• Property renovating as a business or profit-making activity

    Whether you are in the business of property renovating, property flipping or undertaking a profit-making activity in regards to property renovation, is a question of fact. The following information will help you work out if you are in a business or profit-making activity.

    Some of the questions you need to ask about your property renovating activities, are:

    • Are they regular and repetitive?
    • What is their size and scale?
    • Are they planned, organised and carried on in a business-like manner?
    • Are they carried on for the purpose of making a profit?
    • Do you rely on the income received to meet your and your dependants’ regular expenses?
    • Are they of a similar kind and carried on in a similar manner, to the activities of other property renovating businesses?

    In reaching a conclusion, no single factor is necessarily decisive and many may be interrelated with other factors. The importance given to each factor varies depending on individual circumstances.

    However, you are likely to be entering into a profit-making activity if you acquire a property with the intention of renovating and selling it at a profit, and go about it in a business-like way.

    Example: Renovation business

    Tony is a carpenter. After reading the Investors Club News, he decides to purchase a property. He thoroughly researches the real estate market, attends investment seminars and records the information he has found.

    The property Tony purchases is in a good location but he pays a reduced price because it needs extensive renovation. Using his knowledge and contacts within the building industry, Tony quickly completes the renovations.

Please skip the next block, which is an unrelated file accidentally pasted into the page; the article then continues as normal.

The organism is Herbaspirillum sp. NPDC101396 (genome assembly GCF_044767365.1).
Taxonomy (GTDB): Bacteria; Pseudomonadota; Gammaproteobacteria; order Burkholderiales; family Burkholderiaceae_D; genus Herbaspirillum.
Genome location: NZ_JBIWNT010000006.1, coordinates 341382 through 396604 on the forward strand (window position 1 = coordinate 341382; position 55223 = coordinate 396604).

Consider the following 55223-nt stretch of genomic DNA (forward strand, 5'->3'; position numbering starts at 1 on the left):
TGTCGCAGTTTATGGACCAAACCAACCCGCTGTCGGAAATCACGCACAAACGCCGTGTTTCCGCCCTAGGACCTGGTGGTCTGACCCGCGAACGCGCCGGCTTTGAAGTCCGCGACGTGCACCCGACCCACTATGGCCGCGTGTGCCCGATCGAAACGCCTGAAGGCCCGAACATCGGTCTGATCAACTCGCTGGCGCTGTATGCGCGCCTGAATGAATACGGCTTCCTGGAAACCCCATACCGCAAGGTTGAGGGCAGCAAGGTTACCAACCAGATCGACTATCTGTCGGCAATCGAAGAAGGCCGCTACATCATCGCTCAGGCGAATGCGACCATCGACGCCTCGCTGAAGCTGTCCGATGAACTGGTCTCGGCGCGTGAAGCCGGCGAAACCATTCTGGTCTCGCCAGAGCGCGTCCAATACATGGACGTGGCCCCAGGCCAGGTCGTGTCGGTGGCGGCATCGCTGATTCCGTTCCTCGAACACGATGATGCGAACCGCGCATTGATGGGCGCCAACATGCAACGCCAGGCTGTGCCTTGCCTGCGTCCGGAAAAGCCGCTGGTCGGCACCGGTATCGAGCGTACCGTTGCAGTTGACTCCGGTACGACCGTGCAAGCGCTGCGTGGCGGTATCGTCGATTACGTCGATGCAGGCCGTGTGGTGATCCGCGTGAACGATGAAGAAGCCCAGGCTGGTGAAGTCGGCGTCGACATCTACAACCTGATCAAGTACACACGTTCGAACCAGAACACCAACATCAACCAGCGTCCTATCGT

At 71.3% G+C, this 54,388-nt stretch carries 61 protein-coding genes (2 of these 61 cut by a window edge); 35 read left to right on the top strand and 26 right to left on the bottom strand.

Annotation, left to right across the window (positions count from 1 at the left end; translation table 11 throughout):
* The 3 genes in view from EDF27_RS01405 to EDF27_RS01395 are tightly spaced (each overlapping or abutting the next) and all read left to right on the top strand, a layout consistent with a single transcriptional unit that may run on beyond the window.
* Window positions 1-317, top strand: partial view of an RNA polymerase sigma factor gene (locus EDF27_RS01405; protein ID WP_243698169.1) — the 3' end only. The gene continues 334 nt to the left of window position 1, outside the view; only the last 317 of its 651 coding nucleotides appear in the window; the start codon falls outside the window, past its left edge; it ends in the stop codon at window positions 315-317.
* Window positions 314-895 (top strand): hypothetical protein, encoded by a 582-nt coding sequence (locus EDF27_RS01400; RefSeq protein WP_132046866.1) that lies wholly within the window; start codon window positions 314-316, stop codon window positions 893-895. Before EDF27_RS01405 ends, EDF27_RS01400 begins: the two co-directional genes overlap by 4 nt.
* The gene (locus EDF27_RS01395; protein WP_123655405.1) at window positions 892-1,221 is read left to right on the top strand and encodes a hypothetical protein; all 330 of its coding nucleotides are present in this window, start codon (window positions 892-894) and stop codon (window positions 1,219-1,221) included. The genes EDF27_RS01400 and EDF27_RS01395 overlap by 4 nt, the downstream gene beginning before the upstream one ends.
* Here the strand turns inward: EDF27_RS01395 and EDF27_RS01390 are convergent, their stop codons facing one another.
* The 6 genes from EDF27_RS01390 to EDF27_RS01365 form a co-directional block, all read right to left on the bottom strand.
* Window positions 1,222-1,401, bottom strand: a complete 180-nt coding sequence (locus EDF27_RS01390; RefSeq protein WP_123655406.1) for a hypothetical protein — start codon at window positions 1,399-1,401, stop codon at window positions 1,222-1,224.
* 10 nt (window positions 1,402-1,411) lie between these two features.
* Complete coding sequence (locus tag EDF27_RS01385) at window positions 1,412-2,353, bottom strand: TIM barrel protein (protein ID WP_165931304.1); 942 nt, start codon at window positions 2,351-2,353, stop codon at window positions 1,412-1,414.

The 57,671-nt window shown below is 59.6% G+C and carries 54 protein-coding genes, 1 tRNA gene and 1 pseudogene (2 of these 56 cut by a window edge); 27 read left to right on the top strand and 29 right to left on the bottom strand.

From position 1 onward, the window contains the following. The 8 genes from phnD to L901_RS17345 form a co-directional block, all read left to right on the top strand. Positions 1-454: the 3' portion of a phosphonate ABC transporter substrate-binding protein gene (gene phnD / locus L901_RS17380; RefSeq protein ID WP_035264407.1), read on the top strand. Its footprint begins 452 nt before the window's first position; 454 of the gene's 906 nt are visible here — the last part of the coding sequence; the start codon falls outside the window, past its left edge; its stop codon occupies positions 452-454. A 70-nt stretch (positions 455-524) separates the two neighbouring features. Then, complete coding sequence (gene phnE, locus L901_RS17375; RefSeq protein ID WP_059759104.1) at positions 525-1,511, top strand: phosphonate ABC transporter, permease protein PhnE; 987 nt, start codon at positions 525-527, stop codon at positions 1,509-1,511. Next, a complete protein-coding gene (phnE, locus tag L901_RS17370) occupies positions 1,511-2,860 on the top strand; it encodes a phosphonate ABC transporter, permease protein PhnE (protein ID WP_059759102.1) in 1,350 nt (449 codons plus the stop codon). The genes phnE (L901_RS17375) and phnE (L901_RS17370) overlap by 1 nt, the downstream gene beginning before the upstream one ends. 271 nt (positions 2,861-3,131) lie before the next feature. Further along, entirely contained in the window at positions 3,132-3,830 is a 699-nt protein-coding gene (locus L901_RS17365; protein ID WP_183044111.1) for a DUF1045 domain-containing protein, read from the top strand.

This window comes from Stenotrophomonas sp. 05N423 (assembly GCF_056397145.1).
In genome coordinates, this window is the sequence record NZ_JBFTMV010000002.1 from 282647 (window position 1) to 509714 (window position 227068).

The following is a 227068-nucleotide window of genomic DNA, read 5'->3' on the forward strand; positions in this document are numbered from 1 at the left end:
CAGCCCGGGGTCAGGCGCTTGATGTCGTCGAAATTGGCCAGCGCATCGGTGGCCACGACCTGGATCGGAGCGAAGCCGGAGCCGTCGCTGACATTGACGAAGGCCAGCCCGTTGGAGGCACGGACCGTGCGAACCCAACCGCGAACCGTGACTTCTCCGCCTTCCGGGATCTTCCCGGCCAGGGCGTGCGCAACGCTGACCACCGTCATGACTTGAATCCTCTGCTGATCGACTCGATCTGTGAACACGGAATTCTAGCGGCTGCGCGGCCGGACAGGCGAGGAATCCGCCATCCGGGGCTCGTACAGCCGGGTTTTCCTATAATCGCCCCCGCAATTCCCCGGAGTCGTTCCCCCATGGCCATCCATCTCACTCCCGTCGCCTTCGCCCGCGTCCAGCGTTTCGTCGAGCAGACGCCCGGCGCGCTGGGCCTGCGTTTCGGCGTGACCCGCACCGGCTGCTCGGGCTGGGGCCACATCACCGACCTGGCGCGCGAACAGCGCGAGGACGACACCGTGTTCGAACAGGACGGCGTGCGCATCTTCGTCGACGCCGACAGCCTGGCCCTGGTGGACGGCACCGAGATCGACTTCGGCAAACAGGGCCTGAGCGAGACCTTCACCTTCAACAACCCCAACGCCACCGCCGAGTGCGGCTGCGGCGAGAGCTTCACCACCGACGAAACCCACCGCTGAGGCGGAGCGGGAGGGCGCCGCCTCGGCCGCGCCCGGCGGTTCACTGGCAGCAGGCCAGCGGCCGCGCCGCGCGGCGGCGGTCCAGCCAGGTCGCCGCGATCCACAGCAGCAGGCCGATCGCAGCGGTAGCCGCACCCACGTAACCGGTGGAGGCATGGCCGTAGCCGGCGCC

He then sells the property and makes a generous profit.

    Using the proceeds from the sale of the first property, Tony purchases two more houses that require renovation.

    Tony sets up an office in one of the rooms in his house. He has a computer and access to the internet so he can monitor the property market. Tony’s objective is to identify properties that will increase in value over a short time once he has improved them. He leaves his job so he can spend more time on his research and renovations.

    Tony’s activities show all the factors that would be expected from a person carrying on a business. His property renovating operation demonstrates a profit-making intention; and there is repetition and regularity to his activities. Tony’s activities are also organised in a business-like manner.

    Therefore, Tony is regarded as being in the business of property renovation.

    End of example

     

    Example: Renovation as a profit-making activity

    Fred and Sally are married with two children. They renovated their home, substantially increasing its value. After watching many of the home improvement shows and seeing how other people have bought, renovated and sold properties for a significant profit, they decide to investigate the purchase of another property to renovate and make a profit.

    They consider many properties, costing out the renovations, costs of buying and selling, and time frames to complete the renovations. Their research shows that they also could make a significant profit.

    They sell their current home and purchase a new property which they move into while completing the renovations. They plan out the renovation in stages, including the costs and any contractors needed to complete the work. The renovation runs to schedule and when completed they list the property for sale. The property sells for a profit.

    As the property renovation activities were planned, organised and carried on in a business-like manner; the purpose of buying the property was to renovate it and make a profit, and the renovations were carried on in a similar manner to other property renovation businesses.

    Therefore, Fred and Sally have entered into a one-off profit-making activity.

    End of example
      Last modified: 03 Aug 2017QC 18014